While we all endeavor to shop and eat more locally, the reality is that when it comes to our grand Thanksgiving dinners, the staples often come from different states. In their latest study, foodie magazine Chef’s Pencil took a look at the USDA’s site to find where our Nov. 25 meals may be originating.
As it turns out, Minnesota has long been the top producer of the meal’s centerpiece, with 40 million heads (the measurement used for the bird) of turkey a year, followed by Arkansas with 31 million and North Carolina with 30 million. Rounding out the top 10 are Indiana with 20 million, Missouri with 17 million, Virginia with 16 million, Iowa with 11.7 million, California with 8 million, Pennsylvania with 6.7 million, and Ohio with 6 million.
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One of the more popular sides, potatoes, is unsurprisingly mainly produced in Idaho, with about 134.8 million hundredweight a year, followed by Washington state with nearly 99.7 million. Trailing behind are Wisconsin with about 28.7 million, Oregon with 27 million, North Dakota with 23.8 million, Colorado with about 22.6 million, Minnesota with 17.9 million, Michigan with almost 17.6 million, Maine with 13.5 million, and California with 12.9 million. But if you choose to go with sweet potatoes, North Carolina is the top producer, with about 16.8 million hundredweight, followed by California with 7.9 million and Mississippi with 5.9 million.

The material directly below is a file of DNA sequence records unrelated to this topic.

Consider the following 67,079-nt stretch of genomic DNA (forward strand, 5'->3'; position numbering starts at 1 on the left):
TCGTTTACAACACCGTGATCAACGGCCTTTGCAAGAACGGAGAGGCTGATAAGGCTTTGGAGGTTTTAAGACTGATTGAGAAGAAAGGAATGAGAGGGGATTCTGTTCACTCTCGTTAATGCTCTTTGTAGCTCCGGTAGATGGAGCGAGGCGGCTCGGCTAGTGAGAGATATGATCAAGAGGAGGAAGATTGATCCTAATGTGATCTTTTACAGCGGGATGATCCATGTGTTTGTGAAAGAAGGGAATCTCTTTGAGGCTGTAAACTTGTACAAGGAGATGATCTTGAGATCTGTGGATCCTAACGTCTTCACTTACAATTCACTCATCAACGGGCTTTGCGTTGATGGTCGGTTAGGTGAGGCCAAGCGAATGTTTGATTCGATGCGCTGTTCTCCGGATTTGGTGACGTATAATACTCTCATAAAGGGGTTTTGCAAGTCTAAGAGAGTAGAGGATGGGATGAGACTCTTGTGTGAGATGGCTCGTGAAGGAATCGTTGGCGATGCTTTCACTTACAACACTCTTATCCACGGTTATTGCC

Of course, you can’t forget the greens, with green bean casseroles appearing on 20 million Thanksgiving tables, according to Campbell Soup Company. Wisconsin is responsible for approximately 5.7 million hundredweight a year, followed by New York with nearly 1.8 million and Michigan with about 1.7 million. If Brussels sprouts are more your speed, they are mostly likely to come from California. Wisconsin also provides the most cheese, with nearly 3.4 billion pounds a year, followed by California with about 2.4 billion and Idaho with just over one billion.
The corn source depends on the type, with Iowa bringing in nearly 2.3 billion bushels of field corn, followed by Illinois with about 2.1 billion and Nebraska with almost 1.8 billion. However, sweet corn tends to come from Washington state, with 15.4 million hundredweight, then Minnesota with approximately 15.3 million, before dropping down to Wisconsin with about 10 million.
When it comes to fruit, Washington state took the top spot for apples, producing about 6.9 billion pounds. New York was a distant second with approximately 1.4 billion, and then Michigan with 927 million. Cranberries are also from Wisconsin, with just over 4.6 million barrels, followed by Massachusetts with about 2 million, Oregon with 604,000, and New Jersey with 531,000.
And finally, it’s Georgia that’s the center of all pecan production, with 147.5 million pounds a year, then New Mexico with 78.8 million, and Texas with 42.6 million
So, no matter where you go this Thanksgiving, it’s likely your food will have traveled quite a ways as well.